2 Historic Markers
By JIM KEVLIN
COOPERSTOWN – Just in time for Martin Luther King Day, two state Historical Markers commemorating the United States’ march toward freedom – and Otsego County’s – have arrived at First Presbyterian Church here.
One marks Susan B. Anthony’s Feb. 9, 1855, appearance in a building where the church’s chapel is now. During her visit, she formed a local committee to advocate for the women’s right to vote.
The second commemorates July 4, 1827, when about 60 blacks gathered in the church, “with music and banners flying,” to celebrate the end of slavery in New York State.
The markers will be unveiled to the public at the church’s MLK Day celebration at 7 p.m. Monday, Jan. 21, at 25 Church St. and erected on the front lawn in the spring.
These were little-known events until Tom Heitz, who writes the Hometown History and Bound Volumes columns, discovered them in his weekly research for the Journal in the 1980s and ’90s.
“Then and now, history has a way of hiding from us, because the present doesn’t care,” said Heitz, who is Otsego town
historian and chairs the church’s history committee. “But then the present changes over time and suddenly forgotten history becomes more and more relevant and more powerful.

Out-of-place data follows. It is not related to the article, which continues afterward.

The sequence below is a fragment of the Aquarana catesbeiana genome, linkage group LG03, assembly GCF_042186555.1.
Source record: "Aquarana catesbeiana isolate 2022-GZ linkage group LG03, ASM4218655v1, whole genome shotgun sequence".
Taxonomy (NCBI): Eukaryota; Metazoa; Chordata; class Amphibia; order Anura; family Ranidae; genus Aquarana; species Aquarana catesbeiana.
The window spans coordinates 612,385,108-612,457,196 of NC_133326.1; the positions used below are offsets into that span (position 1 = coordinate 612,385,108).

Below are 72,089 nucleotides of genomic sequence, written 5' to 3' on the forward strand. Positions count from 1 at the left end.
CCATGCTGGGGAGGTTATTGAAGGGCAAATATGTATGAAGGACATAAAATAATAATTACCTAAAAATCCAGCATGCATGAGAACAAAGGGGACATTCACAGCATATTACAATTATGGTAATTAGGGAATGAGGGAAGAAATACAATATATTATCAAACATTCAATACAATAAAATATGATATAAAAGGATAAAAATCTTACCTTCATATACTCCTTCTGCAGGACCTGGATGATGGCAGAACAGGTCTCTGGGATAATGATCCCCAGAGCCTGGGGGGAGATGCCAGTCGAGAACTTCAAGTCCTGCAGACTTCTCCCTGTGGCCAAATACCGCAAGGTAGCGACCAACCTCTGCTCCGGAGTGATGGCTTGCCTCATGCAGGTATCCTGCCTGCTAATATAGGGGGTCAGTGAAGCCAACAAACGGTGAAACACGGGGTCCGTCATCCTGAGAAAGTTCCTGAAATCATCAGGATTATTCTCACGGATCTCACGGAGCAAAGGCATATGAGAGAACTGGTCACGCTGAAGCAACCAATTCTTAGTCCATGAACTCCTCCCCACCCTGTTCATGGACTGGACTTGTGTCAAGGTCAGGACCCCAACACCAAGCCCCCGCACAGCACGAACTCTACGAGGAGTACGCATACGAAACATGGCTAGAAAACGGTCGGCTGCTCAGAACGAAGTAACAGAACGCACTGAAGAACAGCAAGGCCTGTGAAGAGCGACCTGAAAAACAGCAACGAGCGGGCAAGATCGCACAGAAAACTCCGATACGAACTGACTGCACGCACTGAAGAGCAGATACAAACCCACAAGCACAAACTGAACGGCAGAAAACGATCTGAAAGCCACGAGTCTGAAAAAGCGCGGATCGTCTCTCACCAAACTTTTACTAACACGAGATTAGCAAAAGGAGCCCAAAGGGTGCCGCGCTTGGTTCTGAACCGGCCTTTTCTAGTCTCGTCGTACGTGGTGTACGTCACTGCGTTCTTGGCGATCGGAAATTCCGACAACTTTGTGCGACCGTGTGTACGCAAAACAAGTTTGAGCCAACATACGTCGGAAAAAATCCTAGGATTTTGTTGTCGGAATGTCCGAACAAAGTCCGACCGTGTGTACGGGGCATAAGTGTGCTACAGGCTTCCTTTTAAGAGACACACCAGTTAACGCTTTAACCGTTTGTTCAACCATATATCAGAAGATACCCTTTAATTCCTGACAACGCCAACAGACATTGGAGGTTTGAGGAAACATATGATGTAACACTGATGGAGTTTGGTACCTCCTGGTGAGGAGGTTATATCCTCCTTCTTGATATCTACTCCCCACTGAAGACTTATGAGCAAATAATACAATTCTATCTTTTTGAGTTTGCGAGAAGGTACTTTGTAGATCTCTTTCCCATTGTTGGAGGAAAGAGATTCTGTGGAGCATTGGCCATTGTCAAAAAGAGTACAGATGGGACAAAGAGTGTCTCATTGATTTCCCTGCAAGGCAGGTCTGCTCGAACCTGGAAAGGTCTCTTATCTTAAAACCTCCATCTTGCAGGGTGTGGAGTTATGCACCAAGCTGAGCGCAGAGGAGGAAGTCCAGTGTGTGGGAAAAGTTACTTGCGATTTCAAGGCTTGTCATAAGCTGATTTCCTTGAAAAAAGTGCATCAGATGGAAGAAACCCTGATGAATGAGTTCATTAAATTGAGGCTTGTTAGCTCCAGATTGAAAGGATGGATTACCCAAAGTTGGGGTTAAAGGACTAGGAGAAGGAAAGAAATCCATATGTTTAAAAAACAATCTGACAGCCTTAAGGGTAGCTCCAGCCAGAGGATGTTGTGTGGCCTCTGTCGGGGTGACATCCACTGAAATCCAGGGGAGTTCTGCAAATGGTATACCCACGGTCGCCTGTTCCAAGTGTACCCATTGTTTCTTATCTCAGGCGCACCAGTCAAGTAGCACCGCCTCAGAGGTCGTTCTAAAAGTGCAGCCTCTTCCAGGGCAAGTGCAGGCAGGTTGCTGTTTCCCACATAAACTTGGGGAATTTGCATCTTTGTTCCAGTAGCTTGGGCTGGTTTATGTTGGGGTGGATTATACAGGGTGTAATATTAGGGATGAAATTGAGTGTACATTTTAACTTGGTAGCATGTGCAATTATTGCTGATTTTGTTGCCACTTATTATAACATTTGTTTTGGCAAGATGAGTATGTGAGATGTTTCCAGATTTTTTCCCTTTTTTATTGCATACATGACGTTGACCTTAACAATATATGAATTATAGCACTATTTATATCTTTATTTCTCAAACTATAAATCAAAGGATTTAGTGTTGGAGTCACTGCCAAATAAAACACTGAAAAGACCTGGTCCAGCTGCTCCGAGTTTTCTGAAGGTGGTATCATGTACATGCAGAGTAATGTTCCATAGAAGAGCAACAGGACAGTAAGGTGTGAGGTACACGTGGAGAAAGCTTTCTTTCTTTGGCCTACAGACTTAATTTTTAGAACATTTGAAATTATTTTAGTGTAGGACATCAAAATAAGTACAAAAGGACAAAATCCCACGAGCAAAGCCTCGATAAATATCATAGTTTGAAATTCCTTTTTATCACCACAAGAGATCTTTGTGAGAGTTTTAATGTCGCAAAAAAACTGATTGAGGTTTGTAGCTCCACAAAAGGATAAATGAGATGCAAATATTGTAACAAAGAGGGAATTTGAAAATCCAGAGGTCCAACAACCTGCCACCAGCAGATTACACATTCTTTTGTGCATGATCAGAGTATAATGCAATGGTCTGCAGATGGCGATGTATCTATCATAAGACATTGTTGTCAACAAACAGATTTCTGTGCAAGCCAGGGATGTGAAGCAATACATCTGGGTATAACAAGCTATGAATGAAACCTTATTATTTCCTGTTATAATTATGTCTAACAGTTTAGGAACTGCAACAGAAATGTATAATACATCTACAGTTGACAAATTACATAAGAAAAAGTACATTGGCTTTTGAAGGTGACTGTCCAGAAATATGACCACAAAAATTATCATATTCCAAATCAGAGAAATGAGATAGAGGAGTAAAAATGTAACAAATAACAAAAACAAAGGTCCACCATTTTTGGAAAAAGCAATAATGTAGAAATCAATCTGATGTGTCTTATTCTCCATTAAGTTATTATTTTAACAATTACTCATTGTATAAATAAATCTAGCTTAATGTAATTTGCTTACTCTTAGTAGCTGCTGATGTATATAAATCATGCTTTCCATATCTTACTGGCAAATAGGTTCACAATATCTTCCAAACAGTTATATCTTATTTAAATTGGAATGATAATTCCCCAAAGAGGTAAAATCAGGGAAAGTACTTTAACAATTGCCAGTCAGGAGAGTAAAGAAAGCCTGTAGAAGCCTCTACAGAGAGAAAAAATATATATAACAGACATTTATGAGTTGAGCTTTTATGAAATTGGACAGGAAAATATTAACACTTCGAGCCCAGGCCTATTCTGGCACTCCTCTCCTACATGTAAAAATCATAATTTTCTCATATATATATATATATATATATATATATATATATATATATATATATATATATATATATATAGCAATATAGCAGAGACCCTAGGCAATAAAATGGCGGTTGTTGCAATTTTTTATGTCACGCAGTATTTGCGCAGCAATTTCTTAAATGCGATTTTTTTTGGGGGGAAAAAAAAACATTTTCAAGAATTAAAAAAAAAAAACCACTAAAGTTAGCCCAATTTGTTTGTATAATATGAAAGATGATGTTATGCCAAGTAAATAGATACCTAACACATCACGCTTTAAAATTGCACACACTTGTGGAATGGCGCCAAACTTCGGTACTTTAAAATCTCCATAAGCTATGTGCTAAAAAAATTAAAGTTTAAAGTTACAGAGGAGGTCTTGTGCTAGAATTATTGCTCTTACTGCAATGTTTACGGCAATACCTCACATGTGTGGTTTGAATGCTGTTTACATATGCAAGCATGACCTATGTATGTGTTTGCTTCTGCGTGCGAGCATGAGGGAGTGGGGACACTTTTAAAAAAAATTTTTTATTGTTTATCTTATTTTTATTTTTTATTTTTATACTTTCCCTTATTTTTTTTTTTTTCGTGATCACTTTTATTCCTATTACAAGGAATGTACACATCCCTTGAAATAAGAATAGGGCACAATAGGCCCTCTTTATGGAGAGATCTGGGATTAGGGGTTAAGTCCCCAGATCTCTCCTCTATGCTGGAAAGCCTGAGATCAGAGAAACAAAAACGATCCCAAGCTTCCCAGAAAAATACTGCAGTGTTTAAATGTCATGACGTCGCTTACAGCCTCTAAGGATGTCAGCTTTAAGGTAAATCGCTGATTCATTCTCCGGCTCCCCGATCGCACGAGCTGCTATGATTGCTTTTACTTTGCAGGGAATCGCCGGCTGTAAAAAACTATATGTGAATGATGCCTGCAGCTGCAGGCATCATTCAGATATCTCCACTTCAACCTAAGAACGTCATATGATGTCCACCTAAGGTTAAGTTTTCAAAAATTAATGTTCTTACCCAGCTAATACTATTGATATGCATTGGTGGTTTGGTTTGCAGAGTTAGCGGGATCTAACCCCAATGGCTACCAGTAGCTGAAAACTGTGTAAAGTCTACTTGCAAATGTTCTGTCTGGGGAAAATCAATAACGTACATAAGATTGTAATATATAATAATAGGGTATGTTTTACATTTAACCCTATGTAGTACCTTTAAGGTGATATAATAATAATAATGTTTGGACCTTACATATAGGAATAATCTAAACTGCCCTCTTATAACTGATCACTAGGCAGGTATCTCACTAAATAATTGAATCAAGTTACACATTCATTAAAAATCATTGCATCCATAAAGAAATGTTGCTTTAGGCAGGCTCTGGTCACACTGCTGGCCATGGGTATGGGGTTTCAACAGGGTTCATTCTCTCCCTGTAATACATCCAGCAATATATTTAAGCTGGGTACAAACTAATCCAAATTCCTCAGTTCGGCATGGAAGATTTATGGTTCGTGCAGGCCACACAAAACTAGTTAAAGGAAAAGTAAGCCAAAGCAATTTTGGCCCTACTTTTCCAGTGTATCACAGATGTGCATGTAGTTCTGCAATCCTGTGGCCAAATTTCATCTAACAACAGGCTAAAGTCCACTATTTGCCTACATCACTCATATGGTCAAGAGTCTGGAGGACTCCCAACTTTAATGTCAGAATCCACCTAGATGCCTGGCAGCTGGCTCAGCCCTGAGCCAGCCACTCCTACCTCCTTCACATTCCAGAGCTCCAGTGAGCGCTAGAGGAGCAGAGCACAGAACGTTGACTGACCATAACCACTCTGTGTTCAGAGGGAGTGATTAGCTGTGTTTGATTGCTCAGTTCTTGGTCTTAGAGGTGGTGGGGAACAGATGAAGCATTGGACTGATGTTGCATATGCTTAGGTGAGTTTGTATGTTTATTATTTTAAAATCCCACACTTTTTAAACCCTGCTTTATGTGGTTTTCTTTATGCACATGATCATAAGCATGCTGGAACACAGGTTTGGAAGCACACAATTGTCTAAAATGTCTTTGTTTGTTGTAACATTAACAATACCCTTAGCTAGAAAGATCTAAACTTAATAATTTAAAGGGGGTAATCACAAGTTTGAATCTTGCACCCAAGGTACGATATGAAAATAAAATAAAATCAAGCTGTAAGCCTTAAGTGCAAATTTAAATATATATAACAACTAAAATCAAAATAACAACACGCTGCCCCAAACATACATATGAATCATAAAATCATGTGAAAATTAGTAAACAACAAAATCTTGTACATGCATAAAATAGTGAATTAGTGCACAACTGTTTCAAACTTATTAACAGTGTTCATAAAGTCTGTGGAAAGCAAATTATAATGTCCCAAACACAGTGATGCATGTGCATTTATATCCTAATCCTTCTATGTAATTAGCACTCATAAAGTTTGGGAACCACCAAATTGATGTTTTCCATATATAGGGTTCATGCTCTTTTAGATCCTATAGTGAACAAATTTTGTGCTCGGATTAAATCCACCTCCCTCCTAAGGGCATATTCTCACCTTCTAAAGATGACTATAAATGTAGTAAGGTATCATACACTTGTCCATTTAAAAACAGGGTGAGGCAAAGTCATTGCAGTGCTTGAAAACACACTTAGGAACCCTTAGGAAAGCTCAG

“I believe that was the case with this information,” he said.
The standard markers, which include a title and explanatory text limited to about 100 letters, were funded with two $1,000 grants from the Pomeroy Foundation of Syracuse, which has also underwritten local markers in Gilbertsville and Fly Creek.
Heitz said the Anthony marker will be placed in front of the chapel, where the suffragette, then only 33, spoke in a barn that had been converted to the church’s sessions’ building.
Also in the spring, when the ground thaws, the emancipation marker will be placed next to an existing marker by the front door that marks Cooperstown’s oldest church.
A CCAL class, from the Center for Continuing Adult Learning in Oneonta, got a sneak preview of the markers Tuesday, Jan. 15, when Heitz delivered a lecture on slavery in the county. When the local historian discovered the Susan B. Anthony citation in the 1990s, he found it “was previously unknown to national scholars.” At Rutgers, scholar at the Elizabeth Cady Stanton & Susan B. Anthony Papers Project “insisted the account was erroneous.”
Rather, Heitz discovered, since Anthony went on to Albany, Schenectady and Troy, the publicity mentioned the larger venues but ignored Cooperstown and another stop further west. When he found the 1827 citation, “it surprised me” since he had seen little reference to slavery in local histories. He later found there were hundreds of slaves in bondage here during the pioneering phase.
Nationally, slaves weren’t freed until the Civil War. But in 1817, Gov. Daniel Tompkins, who was also the sixth vice president of the United States, recommended legislation that would allow slavery to be phased out over 10 years.